An unrelated cord blood transplant, even from a mismatched donor, can be effective in treating children with a host of life-threatening diseases and disorders including cancer, sickle cell anemia, and other genetic diseases, according to researchers in the Duke Pediatric Blood and Marrow Transplantation Program. Unrelated cord blood may be easier to obtain than adult bone marrow, allowing for the treatment of more patients.
"We have done a terrific job in this country of increasing the number of volunteer donors listed in the National Marrow Donor Program registry over the past several years," said Vinod Prasad, M.D., a pediatric oncologist at Duke. "But the fact remains that for many patients, finding a matched donor can be difficult. Ethnic and racial minorities have the hardest time finding a fully matched donor."
The researchers will present their findings in an oral presentation at the American Society of Bone Marrow Transplantation in Tampa, Florida, on Friday, February 13, 2009. The study was partially funded by the National Institutes of Health.
"Our study found that using cord blood can be effective, without increased complications, and can provide more matches for patients, including ethnic minorities," said Prasad, who was the lead investigator. "Based on the findings of our study, we believe that unrelated cord blood transplant should be considered as an option for many of our young patients in need of a transplant."
Bone marrow transplantation has proven to be an effective treatment for thousands of children in the United States each year diagnosed with diseases such as leukemia and sickle cell disease, and inherited metabolic disorders such as Hurler's syndrome. Patients without a suitable match within their families can turn to the bone marrow registry, which currently lists more than seven million donors. Despite that number, however, many patients, particularly ethnic and racial minorities, are unable to find a completely matched donor.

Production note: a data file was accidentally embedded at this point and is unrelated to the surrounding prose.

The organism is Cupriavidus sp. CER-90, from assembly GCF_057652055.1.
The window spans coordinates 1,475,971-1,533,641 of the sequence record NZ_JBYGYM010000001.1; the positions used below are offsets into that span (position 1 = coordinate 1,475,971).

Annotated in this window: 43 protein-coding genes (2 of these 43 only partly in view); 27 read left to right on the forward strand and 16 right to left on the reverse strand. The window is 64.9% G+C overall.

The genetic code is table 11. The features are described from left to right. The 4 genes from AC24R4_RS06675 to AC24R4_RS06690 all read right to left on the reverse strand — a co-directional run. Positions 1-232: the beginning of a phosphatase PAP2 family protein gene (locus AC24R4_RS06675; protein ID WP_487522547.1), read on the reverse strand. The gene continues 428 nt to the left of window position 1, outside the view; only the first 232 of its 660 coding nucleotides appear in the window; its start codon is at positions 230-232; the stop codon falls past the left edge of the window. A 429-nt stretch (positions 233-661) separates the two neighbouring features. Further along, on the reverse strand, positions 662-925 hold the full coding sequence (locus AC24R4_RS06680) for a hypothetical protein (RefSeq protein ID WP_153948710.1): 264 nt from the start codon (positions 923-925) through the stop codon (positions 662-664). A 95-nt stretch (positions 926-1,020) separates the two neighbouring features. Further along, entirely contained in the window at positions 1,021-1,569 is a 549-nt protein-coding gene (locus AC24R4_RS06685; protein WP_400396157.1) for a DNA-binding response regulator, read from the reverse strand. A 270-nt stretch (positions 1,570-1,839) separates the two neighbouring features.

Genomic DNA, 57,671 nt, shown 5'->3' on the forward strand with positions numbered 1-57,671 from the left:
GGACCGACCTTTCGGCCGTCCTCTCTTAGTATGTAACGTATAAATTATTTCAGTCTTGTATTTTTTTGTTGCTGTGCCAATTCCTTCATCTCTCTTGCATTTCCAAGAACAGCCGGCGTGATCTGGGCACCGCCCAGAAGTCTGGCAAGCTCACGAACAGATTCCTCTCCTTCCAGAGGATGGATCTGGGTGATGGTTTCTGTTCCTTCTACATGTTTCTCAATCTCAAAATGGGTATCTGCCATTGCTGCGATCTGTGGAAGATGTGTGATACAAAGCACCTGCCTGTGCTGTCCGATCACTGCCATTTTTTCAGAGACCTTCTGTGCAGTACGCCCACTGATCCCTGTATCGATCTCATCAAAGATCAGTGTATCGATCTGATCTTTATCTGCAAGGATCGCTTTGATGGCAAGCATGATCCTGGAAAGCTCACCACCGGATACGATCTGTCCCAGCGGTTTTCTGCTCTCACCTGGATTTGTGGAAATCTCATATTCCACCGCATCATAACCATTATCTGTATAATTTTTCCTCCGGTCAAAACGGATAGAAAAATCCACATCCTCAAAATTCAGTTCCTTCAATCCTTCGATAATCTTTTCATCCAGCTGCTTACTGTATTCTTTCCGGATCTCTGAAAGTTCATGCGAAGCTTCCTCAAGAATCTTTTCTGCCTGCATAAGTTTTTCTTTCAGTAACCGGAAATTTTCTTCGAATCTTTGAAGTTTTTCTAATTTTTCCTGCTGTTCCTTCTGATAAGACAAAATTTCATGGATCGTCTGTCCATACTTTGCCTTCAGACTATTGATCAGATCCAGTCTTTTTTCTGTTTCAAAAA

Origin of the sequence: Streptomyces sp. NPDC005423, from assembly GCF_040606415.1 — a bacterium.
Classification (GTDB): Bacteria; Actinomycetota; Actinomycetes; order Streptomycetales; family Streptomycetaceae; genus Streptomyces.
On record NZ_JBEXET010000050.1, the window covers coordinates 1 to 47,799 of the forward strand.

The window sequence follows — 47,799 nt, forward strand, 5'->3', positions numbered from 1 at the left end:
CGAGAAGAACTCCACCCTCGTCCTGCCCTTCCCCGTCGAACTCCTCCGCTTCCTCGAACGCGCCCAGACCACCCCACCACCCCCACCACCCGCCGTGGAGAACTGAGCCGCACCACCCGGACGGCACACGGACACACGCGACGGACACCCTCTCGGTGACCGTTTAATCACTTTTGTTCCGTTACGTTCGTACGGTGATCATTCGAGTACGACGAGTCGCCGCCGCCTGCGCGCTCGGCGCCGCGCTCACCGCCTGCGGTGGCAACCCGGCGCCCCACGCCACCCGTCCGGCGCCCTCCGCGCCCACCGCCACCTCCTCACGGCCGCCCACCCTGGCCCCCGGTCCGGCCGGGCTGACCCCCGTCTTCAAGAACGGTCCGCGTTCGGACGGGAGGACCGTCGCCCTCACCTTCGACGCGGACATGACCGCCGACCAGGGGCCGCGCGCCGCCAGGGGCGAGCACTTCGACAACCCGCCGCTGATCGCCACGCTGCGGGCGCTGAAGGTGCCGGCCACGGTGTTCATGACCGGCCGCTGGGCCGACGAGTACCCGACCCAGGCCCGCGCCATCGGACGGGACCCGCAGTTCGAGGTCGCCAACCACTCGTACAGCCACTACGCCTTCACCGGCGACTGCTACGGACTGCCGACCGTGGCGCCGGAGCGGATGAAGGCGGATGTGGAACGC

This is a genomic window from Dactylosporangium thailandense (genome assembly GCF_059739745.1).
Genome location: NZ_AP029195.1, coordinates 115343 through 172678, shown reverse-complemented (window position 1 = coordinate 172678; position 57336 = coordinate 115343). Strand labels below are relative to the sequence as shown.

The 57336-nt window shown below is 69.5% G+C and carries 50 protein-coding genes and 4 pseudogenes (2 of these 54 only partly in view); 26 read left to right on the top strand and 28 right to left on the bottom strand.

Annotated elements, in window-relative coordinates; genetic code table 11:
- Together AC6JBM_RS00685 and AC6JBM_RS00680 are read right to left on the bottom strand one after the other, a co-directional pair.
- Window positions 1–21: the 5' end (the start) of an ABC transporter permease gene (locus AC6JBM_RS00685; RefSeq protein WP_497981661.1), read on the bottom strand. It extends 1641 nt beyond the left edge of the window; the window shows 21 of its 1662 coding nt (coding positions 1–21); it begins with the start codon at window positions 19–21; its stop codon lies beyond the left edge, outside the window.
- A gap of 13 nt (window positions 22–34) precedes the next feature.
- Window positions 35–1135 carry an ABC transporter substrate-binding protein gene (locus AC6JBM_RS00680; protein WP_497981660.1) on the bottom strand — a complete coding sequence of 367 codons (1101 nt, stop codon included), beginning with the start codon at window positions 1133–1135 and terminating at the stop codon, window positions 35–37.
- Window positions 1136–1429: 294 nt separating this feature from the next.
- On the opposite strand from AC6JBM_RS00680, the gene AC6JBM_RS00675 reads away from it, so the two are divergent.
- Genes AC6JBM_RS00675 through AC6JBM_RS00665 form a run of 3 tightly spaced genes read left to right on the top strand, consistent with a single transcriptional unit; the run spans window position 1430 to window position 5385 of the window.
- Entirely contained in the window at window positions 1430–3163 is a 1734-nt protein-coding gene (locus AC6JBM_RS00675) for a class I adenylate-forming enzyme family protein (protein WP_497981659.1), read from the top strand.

The vast majority of these patients will find a partially matched donor within the public cord blood banks despite a smaller inventory of donor units, Prasad said.
"In order to match a donor to a recipient, doctors compare HLA typing, a test usually performed on a blood sample. In every individual, HLA typing includes the specific genetic make-up at three locations, within those locations, you are looking at one set from the mother and one from the father, so it ends up to be six-point comparison," Prasad said. "In this analysis of children whose donor units were matched at four of six points, the transplant was successful in many patients, with low incidence of complications. Results were similar to those seen in patients receiving closer matched transplants. Thus the use of the 4/6 matched donors improved access to transplant for patients, especially those of ethnic and racial minorities."
The researchers studied data taken from 314 patients treated at Duke between 1993 and 2007. The patients ranged in age from six months to 21 years and suffered from both malignant and non-malignant conditions.
"We found that transplantation using 4/6 matched cord blood was effective and also carried a low probability of graft versus host disease, a complication caused by the attacking immune cells from the transplanted blood or marrow that perceive the recipient as 'foreign,' in the same way a healthy body's immune system might fight off a virus," Prasad said. "The incidence of other complications was low as well, and the data suggest that using 4/6 matched cord blood could improve access for all patients."